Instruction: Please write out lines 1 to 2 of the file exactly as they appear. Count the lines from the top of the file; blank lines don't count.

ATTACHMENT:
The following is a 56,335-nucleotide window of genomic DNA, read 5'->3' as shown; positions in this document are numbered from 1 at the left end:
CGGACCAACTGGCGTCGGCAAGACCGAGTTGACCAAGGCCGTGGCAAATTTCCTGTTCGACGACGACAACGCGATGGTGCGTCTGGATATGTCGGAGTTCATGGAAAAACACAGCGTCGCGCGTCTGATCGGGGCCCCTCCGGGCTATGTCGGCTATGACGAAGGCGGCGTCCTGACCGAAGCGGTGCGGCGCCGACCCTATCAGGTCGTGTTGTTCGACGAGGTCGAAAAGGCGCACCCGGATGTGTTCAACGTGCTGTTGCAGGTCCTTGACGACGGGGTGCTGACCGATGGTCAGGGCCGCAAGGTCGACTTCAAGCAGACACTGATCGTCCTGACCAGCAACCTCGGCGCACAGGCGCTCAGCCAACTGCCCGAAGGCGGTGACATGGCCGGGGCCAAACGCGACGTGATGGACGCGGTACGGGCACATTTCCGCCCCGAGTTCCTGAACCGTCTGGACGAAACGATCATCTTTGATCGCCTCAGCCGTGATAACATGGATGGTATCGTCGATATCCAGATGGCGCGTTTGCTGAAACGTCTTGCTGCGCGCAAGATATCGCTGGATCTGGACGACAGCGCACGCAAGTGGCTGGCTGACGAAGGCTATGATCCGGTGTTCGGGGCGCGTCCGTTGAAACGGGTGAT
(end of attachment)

The following is a 56,335-nucleotide window of genomic DNA, read 5'->3' as shown; positions in this document are numbered from 1 at the left end:
CGGACCAACTGGCGTCGGCAAGACCGAGTTGACCAAGGCCGTGGCAAATTTCCTGTTCGACGACGACAACGCGATGGTGCGTCTGGATATGTCGGAGTTCATGGAAAAACACAGCGTCGCGCGTCTGATCGGGGCCCCTCCGGGCTATGTCGGCTATGACGAAGGCGGCGTCCTGACCGAAGCGGTGCGGCGCCGACCCTATCAGGTCGTGTTGTTCGACGAGGTCGAAAAGGCGCACCCGGATGTGTTCAACGTGCTGTTGCAGGTCCTTGACGACGGGGTGCTGACCGATGGTCAGGGCCGCAAGGTCGACTTCAAGCAGACACTGATCGTCCTGACCAGCAACCTCGGCGCACAGGCGCTCAGCCAACTGCCCGAAGGCGGTGACATGGCCGGGGCCAAACGCGACGTGATGGACGCGGTACGGGCACATTTCCGCCCCGAGTTCCTGAACCGTCTGGACGAAACGATCATCTTTGATCGCCTCAGCCGTGATAACATGGATGGTATCGTCGATATCCAGATGGCGCGTTTGCTGAAACGTCTTGCTGCGCGCAAGATATCGCTGGATCTGGACGACAGCGCACGCAAGTGGCTGGCTGACGAAGGCTATGATCCGGTGTTCGGGGCGCGTCCGTTGAAACGGGTGAT